Fermented products (FP), a mixed product of raw fish, sea weed, rice bran, sugar cane juice, were obtained in a process of fermentation using combination of cultures of lactic acid bacteria (LAB). The objectives of this study were to assess the effects of diets with different levels of FP on performance, faecal pH, Enterobacteriaceae and LAB counts and their relationships, and plasma cholesterol concentration in rats. A total of 24 Sprague Dawley (10 weeks of age) female rats were assigned individually into three groups of 8 rats per treatment. The three dietary treatments were: 1. control diet (basal diet), 2. basal diet + 10% FP and 3. basal diet + 20% FP. The final liveweight, growth rate, total feed intake and feed conversion ratio were not significantly different for all the treatment groups. Addition of FP to the diets reduced the Enterobacteriaceae population in faeces of the rats and significantly (P<0.05) increased numbers of LAB as compared with control rats. The faecal pH in rats fed with FP was more acidic than in rats fed with basal diet. The correlation analyses between LAB counts and Enterobacteriaceae counts, LAB counts and faecal pH and Enterobacteriaceae counts and faecal pH, suggest that FP provides an acidic environment, which encourages the growth of LAB and then leads to the inhibition of Enterobacteriaceae growth. The plasma cholesterol concentrations for rats fed with FP were significantly lower than that of control rats.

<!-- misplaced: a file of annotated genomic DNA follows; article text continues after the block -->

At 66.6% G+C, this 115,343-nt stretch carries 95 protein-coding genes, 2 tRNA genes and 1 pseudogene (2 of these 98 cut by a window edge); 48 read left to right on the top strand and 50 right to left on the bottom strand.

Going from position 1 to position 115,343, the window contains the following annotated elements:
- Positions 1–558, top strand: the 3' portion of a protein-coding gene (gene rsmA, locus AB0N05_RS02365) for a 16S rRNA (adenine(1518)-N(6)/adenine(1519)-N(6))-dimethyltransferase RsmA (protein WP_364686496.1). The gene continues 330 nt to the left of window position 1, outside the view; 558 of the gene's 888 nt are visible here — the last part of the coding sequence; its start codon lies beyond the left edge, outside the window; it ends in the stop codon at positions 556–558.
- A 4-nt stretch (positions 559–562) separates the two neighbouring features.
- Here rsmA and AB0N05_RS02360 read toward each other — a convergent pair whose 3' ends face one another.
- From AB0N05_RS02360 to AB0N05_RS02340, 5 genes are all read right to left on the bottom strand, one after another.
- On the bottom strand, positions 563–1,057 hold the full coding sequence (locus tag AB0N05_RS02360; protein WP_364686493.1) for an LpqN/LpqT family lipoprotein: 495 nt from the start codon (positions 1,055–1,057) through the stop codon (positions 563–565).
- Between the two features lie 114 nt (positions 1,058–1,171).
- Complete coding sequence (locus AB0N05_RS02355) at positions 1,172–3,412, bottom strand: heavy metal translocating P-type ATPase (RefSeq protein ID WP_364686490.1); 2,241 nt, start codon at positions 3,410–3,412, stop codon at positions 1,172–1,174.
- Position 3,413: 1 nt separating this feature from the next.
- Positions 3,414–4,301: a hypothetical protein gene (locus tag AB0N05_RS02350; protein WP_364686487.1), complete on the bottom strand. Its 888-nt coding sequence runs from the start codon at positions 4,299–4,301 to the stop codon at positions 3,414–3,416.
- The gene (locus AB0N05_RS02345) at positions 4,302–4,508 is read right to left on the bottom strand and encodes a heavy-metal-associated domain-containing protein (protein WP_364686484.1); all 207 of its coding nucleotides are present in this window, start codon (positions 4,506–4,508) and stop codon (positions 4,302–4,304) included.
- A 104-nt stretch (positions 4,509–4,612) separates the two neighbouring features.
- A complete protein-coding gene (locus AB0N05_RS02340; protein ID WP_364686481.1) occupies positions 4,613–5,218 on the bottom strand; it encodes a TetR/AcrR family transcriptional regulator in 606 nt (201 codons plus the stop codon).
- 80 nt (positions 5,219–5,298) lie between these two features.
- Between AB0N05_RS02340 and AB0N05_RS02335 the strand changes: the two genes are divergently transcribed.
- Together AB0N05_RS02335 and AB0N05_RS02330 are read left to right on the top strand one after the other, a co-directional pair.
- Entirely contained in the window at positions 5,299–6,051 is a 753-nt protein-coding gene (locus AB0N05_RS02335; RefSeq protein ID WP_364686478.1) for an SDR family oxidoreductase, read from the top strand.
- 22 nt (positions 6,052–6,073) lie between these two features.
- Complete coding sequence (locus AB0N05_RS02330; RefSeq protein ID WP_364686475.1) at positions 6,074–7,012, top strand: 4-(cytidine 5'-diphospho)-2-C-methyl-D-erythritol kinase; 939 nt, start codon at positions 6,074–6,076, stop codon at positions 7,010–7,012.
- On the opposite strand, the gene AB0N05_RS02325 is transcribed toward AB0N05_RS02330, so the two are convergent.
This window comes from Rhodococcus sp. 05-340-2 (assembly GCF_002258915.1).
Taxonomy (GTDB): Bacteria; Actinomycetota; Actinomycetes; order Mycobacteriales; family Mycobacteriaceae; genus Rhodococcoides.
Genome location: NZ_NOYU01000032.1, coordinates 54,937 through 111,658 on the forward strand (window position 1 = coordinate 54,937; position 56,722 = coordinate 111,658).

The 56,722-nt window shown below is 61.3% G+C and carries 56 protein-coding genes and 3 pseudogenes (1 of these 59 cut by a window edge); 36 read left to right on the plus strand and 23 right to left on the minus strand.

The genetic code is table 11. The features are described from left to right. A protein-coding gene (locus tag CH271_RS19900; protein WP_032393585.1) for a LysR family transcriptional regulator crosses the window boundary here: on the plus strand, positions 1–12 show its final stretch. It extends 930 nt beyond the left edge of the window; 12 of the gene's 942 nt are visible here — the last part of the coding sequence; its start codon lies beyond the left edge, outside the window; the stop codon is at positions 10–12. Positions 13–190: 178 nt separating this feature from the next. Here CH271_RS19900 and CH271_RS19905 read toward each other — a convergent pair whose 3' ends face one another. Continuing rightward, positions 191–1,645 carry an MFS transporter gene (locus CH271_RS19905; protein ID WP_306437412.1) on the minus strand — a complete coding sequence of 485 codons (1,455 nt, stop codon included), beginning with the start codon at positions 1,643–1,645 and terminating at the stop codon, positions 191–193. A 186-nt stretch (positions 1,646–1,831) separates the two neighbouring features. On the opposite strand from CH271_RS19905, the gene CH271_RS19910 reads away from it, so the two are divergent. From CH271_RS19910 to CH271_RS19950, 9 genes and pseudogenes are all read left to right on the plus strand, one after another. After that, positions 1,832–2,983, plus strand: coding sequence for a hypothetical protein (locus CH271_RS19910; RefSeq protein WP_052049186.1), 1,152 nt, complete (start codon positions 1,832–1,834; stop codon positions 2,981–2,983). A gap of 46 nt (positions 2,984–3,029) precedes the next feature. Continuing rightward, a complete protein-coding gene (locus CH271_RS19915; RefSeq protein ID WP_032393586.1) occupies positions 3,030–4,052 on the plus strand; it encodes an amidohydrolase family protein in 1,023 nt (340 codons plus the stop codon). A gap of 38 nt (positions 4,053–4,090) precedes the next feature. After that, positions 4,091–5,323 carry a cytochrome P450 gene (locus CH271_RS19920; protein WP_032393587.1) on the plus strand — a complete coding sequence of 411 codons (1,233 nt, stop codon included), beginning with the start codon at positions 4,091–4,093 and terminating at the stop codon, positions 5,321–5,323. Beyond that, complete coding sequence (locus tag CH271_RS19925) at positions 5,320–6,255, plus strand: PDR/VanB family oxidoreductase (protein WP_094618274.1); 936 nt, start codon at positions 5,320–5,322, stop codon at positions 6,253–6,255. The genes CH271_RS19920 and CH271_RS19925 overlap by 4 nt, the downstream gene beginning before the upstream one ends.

Loh, T. C., Foo, H. L., Tan, S. H., Goh, Y. M., Shukriyah, M. H., & Kufli, C. N. (2003). Effects of fermented products on performance, faecal pH, Enterobacteriaceae and lactic acid bacteria counts and interrelationships, and plasma cholesterol concentration in rats. Journal of Animal and Feed Sciences, 12(3), 633–644. https://doi.org/10.22358/jafs/67757/2003